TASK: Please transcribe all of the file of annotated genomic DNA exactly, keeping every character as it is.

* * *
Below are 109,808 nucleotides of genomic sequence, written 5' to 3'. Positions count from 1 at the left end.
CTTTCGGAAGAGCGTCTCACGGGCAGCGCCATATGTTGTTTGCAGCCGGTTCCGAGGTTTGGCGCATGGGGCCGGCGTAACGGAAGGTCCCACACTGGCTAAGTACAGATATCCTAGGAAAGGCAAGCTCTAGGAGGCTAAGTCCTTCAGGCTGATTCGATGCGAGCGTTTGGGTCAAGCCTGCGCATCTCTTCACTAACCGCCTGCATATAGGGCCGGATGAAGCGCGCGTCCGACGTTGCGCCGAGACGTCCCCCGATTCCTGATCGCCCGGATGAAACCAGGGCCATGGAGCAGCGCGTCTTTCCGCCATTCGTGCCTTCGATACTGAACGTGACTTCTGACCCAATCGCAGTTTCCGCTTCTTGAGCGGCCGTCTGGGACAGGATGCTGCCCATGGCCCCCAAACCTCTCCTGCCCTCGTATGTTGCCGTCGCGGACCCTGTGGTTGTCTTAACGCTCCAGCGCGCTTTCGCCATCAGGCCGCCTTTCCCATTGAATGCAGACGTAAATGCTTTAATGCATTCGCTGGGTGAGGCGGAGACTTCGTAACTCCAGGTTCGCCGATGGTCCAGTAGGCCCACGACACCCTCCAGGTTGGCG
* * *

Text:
Below are 109,808 nucleotides of genomic sequence, written 5' to 3'. Positions count from 1 at the left end.
CTTTCGGAAGAGCGTCTCACGGGCAGCGCCATATGTTGTTTGCAGCCGGTTCCGAGGTTTGGCGCATGGGGCCGGCGTAACGGAAGGTCCCACACTGGCTAAGTACAGATATCCTAGGAAAGGCAAGCTCTAGGAGGCTAAGTCCTTCAGGCTGATTCGATGCGAGCGTTTGGGTCAAGCCTGCGCATCTCTTCACTAACCGCCTGCATATAGGGCCGGATGAAGCGCGCGTCCGACGTTGCGCCGAGACGTCCCCCGATTCCTGATCGCCCGGATGAAACCAGGGCCATGGAGCAGCGCGTCTTTCCGCCATTCGTGCCTTCGATACTGAACGTGACTTCTGACCCAATCGCAGTTTCCGCTTCTTGAGCGGCCGTCTGGGACAGGATGCTGCCCATGGCCCCCAAACCTCTCCTGCCCTCGTATGTTGCCGTCGCGGACCCTGTGGTTGTCTTAACGCTCCAGCGCGCTTTCGCCATCAGGCCGCCTTTCCCATTGAATGCAGACGTAAATGCTTTAATGCATTCGCTGGGTGAGGCGGAGACTTCGTAACTCCAGGTTCGCCGATGGTCCAGTAGGCCCACGACACCCTCCAGGTTGGCG